It’s starting to get serious. This wild ride of an awards season may not be predictable, according to conventional wisdom. But in the end the winner of the Producer Guild’s Best Picture award Saturday night was completely predictable in …
Christy Grosz is Editor of AwardsLine.
Having a script that everyone loves doesn’t always ensure the quickest path to production. Just ask Argo producer Grant Heslov of Smokehouse Pictures. Five years ago, Heslov and producing partner George Clooney hired screenwriter Chris Terrio to turn Joshuah Bearman’s April 2007 Wired article, “The Great Escape,” into a script. The previously classified true story of the CIA’s collaboration with two Hollywood insiders in setting up a fake production company and turning six trapped diplomats into a fake film crew as a way to smuggle them out of Iran was a riveting read in first-draft script form. Nevertheless, scheduling proved an issue for years until the script made its way through Warner Bros. to Ben Affleck, who was eager to make Argo his next project. With the box office hit and festival-circuit favorite firmly entrenched in the awards conversation, Heslov took time from the set of his next project, August: Osage County, to talk about arriving at the right budget number and why Smokehouse is always involved in the marketing of its films.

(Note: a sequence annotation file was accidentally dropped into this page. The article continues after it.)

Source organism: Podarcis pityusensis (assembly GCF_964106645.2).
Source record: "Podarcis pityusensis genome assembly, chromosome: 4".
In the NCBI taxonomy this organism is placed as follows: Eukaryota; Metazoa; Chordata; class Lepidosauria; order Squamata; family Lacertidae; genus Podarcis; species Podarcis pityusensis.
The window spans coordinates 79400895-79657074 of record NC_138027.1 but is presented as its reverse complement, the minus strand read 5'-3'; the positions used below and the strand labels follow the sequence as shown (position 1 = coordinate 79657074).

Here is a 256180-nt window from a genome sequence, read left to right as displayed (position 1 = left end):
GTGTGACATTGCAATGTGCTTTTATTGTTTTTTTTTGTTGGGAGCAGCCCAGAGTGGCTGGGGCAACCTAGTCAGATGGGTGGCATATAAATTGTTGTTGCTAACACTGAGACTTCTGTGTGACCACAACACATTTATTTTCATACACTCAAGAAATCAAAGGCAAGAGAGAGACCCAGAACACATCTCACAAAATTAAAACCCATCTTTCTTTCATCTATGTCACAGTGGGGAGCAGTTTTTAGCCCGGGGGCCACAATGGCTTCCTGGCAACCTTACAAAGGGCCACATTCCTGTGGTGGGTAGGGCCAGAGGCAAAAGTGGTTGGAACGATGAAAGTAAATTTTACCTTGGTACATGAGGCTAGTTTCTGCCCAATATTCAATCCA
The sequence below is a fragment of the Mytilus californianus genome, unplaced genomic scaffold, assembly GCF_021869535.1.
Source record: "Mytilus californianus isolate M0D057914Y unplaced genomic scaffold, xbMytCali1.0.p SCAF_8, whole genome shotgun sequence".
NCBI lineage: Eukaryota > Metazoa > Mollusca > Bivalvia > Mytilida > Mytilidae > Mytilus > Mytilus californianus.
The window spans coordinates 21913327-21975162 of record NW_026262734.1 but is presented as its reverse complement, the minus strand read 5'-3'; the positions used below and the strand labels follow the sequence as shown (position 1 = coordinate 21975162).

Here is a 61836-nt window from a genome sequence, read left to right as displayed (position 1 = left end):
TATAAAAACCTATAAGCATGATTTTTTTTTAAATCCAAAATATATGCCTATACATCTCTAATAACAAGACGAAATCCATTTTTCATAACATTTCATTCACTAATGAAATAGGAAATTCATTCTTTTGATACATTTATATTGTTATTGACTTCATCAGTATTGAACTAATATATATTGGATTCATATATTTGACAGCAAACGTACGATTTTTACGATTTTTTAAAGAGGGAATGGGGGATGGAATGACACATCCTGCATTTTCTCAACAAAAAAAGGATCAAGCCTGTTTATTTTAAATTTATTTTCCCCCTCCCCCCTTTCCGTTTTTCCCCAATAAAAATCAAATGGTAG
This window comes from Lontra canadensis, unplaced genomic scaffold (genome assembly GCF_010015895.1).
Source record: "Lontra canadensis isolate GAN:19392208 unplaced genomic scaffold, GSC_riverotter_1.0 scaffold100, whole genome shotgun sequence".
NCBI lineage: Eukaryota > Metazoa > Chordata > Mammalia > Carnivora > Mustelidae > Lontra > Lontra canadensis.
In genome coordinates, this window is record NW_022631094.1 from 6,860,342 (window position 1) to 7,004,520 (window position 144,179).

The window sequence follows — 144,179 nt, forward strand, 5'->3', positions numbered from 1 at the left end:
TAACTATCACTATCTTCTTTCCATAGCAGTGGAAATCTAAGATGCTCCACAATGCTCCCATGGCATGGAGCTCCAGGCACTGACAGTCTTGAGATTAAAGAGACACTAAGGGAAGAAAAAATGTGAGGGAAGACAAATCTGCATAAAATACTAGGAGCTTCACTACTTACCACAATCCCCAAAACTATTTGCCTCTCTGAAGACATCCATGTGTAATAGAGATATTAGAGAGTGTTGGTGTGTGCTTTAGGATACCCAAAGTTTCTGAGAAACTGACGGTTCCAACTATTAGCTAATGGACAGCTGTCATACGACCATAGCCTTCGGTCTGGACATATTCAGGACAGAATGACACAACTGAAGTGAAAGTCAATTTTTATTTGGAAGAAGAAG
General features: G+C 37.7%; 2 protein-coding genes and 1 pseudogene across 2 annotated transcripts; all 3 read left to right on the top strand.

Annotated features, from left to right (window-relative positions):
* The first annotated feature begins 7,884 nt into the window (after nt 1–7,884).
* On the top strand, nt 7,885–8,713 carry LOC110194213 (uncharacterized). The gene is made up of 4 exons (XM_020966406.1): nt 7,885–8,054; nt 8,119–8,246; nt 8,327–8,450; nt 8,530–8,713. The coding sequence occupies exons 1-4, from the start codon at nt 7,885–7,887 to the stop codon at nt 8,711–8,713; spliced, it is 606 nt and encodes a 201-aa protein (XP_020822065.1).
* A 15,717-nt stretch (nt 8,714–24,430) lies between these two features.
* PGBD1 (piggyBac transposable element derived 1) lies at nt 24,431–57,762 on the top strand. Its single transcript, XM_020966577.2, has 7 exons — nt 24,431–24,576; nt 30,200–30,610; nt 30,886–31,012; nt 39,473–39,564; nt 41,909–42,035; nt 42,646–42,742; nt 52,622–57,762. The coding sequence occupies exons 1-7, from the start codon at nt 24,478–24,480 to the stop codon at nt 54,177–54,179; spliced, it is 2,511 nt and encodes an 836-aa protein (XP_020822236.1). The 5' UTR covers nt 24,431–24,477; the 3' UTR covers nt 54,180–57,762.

AwardsLine: It took Argo about five years to make it to the screen. Was it just a matter of scheduling or were other roadblocks holding things up?
Grant Heslov: We found it about five years ago, and we developed it, and it was one of a few films that we had that we felt were ready to go. But George (Clooney) and I just hadn’t had time to get it made or figure out what we were going to do with it. When we were shooting The Ides of March, we heard that Ben (Affleck) was interested, so we got together with him, and that’s how that ball started rolling.